By DataTrek Co-Founder Jessica Rabe
I just got back from a conference in Chicago, where I presented on the legal marijuana industry. Given that the audience included very senior investment managers who control billions of dollars, we thought it would be useful for me to share their questions and my answers about the cannabis market. Here they are:
Question #1 – When will recreational marijuana be legalized nationally?
Response: Currently there are ten – soon to be eleven – states where recreational cannabis is legal. Illinois will be the 11th starting in January 2020, the state’s governor just needs to sign it into law which he will do as he campaigned on the issue. That will make Illinois the first state to legalize sales of recreational marijuana legislatively (Vermont was the first to legalize just recreational cannabis use through its state legislature).
Industry advocates hope this will encourage other states to do the same, rather than wait for ballot initiatives as it has usually been done. So far, New Jersey, New York, Connecticut and New Mexico have failed to also pass retail cannabis sales legislation, despite their governors’ best efforts. Now, they’ll have to wait until next year to advance legislation or include the issue on the 2020 ballot.
Bottom line: 28% of the US population live in a state where recreational marijuana is legal (including Illinois). That percentage could meaningfully increase as more populous states, such as New York and New Jersey, legalize adult-use.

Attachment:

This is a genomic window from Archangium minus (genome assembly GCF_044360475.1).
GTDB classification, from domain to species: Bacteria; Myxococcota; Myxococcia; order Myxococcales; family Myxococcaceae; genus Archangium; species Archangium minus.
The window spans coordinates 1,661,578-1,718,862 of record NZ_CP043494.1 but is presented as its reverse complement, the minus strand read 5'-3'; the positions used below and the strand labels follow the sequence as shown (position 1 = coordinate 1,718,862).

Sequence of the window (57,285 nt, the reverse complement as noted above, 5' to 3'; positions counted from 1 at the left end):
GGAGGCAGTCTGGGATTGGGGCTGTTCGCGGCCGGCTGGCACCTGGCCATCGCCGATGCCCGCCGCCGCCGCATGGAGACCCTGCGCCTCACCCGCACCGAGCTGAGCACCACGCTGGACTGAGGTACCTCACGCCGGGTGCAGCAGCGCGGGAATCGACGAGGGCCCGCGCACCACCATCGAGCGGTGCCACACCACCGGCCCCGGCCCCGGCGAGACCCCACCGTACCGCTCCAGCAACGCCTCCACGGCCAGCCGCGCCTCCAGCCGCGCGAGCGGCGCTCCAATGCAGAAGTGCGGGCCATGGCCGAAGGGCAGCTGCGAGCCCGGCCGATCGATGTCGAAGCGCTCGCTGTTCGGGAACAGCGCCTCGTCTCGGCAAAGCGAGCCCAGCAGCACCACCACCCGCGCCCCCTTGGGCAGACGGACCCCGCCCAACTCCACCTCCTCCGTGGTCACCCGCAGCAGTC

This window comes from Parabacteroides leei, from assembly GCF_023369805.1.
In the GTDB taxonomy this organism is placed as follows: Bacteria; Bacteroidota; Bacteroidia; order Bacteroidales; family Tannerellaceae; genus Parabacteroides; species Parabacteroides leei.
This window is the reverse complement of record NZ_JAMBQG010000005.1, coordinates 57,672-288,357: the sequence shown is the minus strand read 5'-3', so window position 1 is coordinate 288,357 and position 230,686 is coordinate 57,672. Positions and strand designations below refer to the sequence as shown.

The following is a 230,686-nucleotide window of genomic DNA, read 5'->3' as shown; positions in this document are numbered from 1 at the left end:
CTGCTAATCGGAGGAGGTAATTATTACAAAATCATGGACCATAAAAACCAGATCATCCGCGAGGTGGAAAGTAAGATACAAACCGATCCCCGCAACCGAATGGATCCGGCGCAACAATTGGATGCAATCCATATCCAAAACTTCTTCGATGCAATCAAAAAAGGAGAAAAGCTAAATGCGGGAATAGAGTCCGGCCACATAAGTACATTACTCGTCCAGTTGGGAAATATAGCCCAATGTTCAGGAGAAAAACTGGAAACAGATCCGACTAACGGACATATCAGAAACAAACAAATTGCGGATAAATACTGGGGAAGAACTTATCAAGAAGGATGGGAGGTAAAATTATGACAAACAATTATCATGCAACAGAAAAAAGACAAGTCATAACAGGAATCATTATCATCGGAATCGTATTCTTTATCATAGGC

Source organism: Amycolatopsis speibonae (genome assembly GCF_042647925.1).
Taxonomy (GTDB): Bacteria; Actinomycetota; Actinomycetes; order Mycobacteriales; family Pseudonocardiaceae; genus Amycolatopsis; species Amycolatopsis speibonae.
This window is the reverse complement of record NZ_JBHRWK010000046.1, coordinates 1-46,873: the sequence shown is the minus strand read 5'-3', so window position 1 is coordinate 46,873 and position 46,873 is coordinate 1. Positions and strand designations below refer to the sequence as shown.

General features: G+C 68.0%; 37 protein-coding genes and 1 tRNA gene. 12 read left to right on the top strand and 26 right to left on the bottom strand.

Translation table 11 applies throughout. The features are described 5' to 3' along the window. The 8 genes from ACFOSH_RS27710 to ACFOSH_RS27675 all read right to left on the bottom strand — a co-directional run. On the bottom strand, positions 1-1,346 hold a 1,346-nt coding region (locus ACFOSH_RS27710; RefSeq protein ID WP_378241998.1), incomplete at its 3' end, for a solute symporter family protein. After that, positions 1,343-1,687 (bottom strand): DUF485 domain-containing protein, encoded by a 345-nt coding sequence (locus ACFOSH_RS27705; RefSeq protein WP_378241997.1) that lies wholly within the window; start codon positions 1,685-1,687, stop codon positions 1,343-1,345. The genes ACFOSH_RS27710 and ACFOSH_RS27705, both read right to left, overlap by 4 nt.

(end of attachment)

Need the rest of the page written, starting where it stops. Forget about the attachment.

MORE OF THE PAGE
The closer we get to 40%, the more likely it will go national. There are also many Democratic presidential candidates already campaigning on the issue. Cory Booker, for example, has even introduced legislation to remove marijuana from the list of controlled substances and make it legal at the Federal level. A Democratic president in the White House in 2020 could speed up the legislative process, but it will be tough if the Republicans still control the Senate and likely not possible within the next five years if President Trump wins re-election.
Question #2 – Is the black market thriving even more now that US states have legalized the sale of recreational marijuana?
Response: This question was premised on my message that the way states regulate and tax recreational marijuana will determine the industry’s total addressable market. Taxes that are too high, such as in California, allow the black market to remain relevant as consumers opt to go underground so they can pay lower prices.
Moreover, the black market is a successful and efficient model with high margins and stable demand over the past few decades. It’s not so much a matter of whether it is thriving more or remains the same; the reality is it has been running at full steam for a long time. If states want higher tax revenue and to undercut the black market, they’ll have to be more competitive when it comes to taxes.
Question #3 – Which marijuana ETF should I invest in?
Response: There aren’t many marijuana-focused ETFs because it is very difficult to get a bank to agree to custody shares since the drug is still illegal federally. The most popular is the ETFMG Alternative Harvest ETF, or MJ, with $1.1 billion in assets under management. MJ holds top Canadian marijuana companies, such as Canopy Growth, Aurora Cannabis, Cronos Group, and Tilray, among others. That said, it isn’t necessarily a pure-play marijuana ETF, as it also holds tobacco (for their stakes/partnerships with marijuana companies) and pharmaceutical companies (CBD exposure), for example.
Bear in mind that MJ largely trades based off retail investor sentiment, in line with the individual cannabis companies it holds. It tanked in Q4 along with the rest of US equities and although it recovered some of its losses in 2019, it’s still down 25% from its all-time high back in September 2018. By contrast, the S&P 500 traded at record highs today.
Question #4 – Should I invest in marijuana companies that are downstream, midstream or upstream?